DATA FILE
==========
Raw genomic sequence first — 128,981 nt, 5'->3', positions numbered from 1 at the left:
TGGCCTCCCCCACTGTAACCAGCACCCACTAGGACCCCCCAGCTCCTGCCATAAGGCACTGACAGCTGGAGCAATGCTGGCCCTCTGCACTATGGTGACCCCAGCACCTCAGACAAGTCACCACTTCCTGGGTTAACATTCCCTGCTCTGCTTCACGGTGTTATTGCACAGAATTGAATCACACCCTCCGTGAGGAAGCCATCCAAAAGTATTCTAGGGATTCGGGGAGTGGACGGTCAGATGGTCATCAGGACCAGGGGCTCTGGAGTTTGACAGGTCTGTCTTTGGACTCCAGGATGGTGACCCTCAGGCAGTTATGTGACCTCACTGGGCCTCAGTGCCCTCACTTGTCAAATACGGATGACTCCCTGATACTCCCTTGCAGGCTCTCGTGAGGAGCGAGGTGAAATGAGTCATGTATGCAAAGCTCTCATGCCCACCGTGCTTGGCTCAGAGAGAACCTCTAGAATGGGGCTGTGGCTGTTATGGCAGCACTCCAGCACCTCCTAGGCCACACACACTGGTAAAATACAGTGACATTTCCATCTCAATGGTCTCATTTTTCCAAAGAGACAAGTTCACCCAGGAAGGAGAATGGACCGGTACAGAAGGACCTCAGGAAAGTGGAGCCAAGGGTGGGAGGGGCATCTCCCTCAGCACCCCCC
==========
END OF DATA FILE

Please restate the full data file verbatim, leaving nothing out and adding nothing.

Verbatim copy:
Raw genomic sequence first — 128,981 nt, 5'->3', positions numbered from 1 at the left:
TGGCCTCCCCCACTGTAACCAGCACCCACTAGGACCCCCCAGCTCCTGCCATAAGGCACTGACAGCTGGAGCAATGCTGGCCCTCTGCACTATGGTGACCCCAGCACCTCAGACAAGTCACCACTTCCTGGGTTAACATTCCCTGCTCTGCTTCACGGTGTTATTGCACAGAATTGAATCACACCCTCCGTGAGGAAGCCATCCAAAAGTATTCTAGGGATTCGGGGAGTGGACGGTCAGATGGTCATCAGGACCAGGGGCTCTGGAGTTTGACAGGTCTGTCTTTGGACTCCAGGATGGTGACCCTCAGGCAGTTATGTGACCTCACTGGGCCTCAGTGCCCTCACTTGTCAAATACGGATGACTCCCTGATACTCCCTTGCAGGCTCTCGTGAGGAGCGAGGTGAAATGAGTCATGTATGCAAAGCTCTCATGCCCACCGTGCTTGGCTCAGAGAGAACCTCTAGAATGGGGCTGTGGCTGTTATGGCAGCACTCCAGCACCTCCTAGGCCACACACACTGGTAAAATACAGTGACATTTCCATCTCAATGGTCTCATTTTTCCAAAGAGACAAGTTCACCCAGGAAGGAGAATGGACCGGTACAGAAGGACCTCAGGAAAGTGGAGCCAAGGGTGGGAGGGGCATCTCCCTCAGCACCCCCC